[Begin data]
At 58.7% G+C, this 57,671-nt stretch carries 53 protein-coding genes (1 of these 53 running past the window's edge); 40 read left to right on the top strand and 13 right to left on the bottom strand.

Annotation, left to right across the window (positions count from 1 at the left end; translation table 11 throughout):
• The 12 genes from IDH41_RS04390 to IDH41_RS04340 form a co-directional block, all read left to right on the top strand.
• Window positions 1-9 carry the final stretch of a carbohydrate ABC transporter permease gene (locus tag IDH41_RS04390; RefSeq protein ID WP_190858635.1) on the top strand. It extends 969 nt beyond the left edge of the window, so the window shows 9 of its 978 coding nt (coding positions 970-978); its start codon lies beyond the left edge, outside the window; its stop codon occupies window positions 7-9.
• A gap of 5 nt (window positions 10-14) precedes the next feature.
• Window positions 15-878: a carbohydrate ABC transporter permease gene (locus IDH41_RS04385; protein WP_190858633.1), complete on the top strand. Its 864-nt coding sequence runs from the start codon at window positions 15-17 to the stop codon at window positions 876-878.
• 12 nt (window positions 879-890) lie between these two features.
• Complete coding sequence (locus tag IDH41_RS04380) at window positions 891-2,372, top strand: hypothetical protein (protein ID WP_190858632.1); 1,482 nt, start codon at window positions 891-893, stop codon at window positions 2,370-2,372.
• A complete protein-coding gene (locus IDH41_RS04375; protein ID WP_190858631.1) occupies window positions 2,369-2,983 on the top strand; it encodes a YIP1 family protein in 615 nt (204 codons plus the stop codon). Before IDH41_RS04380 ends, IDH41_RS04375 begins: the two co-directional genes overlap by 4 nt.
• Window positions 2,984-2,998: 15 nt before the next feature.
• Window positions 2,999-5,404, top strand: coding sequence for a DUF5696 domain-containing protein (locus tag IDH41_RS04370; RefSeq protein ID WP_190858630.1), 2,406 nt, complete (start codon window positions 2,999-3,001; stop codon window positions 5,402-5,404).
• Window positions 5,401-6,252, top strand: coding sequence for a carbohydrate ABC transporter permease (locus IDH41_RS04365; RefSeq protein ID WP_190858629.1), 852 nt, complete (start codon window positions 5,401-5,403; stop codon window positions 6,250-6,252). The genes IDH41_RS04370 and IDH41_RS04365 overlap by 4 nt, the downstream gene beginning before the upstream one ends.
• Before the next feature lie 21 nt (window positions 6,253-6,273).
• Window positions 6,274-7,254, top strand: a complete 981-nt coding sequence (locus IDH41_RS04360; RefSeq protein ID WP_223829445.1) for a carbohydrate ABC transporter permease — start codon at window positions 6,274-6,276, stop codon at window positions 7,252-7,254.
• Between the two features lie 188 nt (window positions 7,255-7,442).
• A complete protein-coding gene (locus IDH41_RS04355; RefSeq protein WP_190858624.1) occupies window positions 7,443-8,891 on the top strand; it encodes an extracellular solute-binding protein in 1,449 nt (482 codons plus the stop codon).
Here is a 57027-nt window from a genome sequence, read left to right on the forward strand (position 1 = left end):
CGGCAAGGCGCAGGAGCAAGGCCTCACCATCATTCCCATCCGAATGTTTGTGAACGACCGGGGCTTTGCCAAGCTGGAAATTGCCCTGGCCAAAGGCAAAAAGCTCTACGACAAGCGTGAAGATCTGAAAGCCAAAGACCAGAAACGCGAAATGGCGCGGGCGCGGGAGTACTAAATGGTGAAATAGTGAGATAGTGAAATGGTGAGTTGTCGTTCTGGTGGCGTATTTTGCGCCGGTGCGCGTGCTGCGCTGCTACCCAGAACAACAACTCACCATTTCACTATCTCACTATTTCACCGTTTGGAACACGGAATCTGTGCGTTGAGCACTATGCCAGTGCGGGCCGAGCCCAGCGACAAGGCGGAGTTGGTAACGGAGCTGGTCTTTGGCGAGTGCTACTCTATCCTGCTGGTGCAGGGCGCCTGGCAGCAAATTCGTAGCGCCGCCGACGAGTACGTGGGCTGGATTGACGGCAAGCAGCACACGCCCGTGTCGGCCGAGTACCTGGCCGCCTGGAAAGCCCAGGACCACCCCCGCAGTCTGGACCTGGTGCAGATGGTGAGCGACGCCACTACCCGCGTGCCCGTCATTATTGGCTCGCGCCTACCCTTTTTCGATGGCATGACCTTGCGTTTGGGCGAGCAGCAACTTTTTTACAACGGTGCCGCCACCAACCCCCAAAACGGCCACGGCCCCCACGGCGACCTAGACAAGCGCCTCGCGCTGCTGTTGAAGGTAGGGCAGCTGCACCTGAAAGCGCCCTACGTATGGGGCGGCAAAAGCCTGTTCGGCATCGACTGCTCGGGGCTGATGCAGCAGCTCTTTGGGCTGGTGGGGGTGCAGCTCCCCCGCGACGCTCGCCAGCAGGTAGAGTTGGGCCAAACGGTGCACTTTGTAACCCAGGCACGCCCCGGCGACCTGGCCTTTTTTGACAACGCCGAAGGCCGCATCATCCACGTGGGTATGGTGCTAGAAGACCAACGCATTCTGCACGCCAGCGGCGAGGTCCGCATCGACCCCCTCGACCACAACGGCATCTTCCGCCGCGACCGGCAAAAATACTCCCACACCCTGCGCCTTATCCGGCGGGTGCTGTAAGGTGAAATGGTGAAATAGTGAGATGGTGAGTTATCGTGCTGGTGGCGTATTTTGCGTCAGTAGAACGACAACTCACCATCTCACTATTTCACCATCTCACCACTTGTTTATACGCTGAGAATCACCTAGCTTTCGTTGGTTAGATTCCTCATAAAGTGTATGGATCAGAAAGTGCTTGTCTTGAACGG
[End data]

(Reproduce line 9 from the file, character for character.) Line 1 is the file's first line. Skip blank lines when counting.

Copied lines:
• A complete protein-coding gene (locus IDH41_RS04375; protein ID WP_190858631.1) occupies window positions 2,369-2,983 on the top strand; it encodes a YIP1 family protein in 615 nt (204 codons plus the stop codon). Before IDH41_RS04380 ends, IDH41_RS04375 begins: the two co-directional genes overlap by 4 nt.